Article from Intervention, May 2011 By: Elizabeth Swanson, Meaghan S. Edmonds, Angela Hairrell, Sharon Vaughn, and Deborah C. Simmons at the University of Texas Quote from the article abstract: Upper elementary content-area teachers often face the challenge of how to make content-area text more accessible and learnable for their students. Applying a Cohesive Set of Comprehension Strategies to Content-Area Instruction
Teachers uniting around a COMMON CAUSE We all want students to BE better readers and writers and to USE these literacy skills to learn. Learning to read Reading to learn Success!
Teachers… can help each other learn (and like to do it.) learn by observing and analyzing models of exemplary instruction. who analyze learning strategies are more prepared to personalize instruction to meet students needs learning deepens when they conduct action research and talk about their lessons learned can use technology to be more connected. What are the BIG IDEAS?
– Special educators working with students in grades 4-8 Individuals District teams School teams Grade level teams – cross content areas – Co-teaching teams of SE and GE teachers – Anyone and everyone who can relate to the common cause: Who should participate? Learning to read Reading to learn Success!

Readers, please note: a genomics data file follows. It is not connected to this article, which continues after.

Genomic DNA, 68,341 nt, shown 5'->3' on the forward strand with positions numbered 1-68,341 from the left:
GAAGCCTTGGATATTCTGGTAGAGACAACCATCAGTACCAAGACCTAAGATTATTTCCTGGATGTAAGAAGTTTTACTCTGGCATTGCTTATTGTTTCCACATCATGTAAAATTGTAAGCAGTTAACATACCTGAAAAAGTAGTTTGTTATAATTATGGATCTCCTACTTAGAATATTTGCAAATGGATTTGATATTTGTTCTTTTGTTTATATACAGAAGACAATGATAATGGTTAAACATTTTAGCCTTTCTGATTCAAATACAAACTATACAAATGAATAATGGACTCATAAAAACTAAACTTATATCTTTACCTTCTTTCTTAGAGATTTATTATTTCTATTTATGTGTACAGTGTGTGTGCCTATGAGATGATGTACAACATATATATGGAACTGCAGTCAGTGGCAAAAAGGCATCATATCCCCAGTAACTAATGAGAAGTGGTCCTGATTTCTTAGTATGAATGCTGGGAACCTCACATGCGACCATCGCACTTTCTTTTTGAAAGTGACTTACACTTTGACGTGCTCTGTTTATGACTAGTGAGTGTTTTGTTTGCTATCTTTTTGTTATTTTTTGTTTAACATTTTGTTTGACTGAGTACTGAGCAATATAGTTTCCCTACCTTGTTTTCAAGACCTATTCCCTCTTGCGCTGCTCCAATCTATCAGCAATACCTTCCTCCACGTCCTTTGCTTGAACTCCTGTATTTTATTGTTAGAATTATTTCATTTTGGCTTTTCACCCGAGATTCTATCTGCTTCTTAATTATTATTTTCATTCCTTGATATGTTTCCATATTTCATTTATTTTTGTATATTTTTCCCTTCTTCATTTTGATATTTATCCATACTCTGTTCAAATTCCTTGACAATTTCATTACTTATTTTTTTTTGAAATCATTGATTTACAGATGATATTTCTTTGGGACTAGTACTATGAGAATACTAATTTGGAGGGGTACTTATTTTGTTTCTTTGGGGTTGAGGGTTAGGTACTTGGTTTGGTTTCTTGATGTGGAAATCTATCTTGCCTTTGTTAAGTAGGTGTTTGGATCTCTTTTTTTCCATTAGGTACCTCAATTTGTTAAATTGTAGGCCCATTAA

More student engagement More time focused on effective instruction More teacher ownership for results More belief in the value of collaboration More learning community support for teachers Three hours of non-degree graduate credit from Marshall U. for teachers who complete the 23 hours What are the rewards?
It was a good start. - 81% I look forward to practicing/applying the knowledge/skills in my classroom. - 85% The PD was very closely aligned with schools/programs goals for instructional improvement. – 69% + (27% somewhat aligned) What are current participants saying?
This training was very helpful and gave methods and skills which will coincide with the curriculum already being used with my students. I really enjoyed the interactive/intimate environment provided. I can remember the activities we did together the best. The informal feedback from the presenters was very beneficial in helping me envision how these strategies will fit into my classroom. What are current participants saying?
1.Work with WVDE staff to schedule time for teachers to participate 2.Pay substitutes or stipends as needed 3.Provide or arrange space for face-to-face PD 4.Support teachers risk-taking as they make changes What are the district/school level responsibilities?
1.Look at the hall display 2.Look at the break-down of the module 3.Talk to principals about the content of the PD to confirm local relevance 4.Look at calendars to identify possible dates 5.Email Ellen Oderman @ email@example.com firstname.lastname@example.org What are the steps for scheduling teacher participation?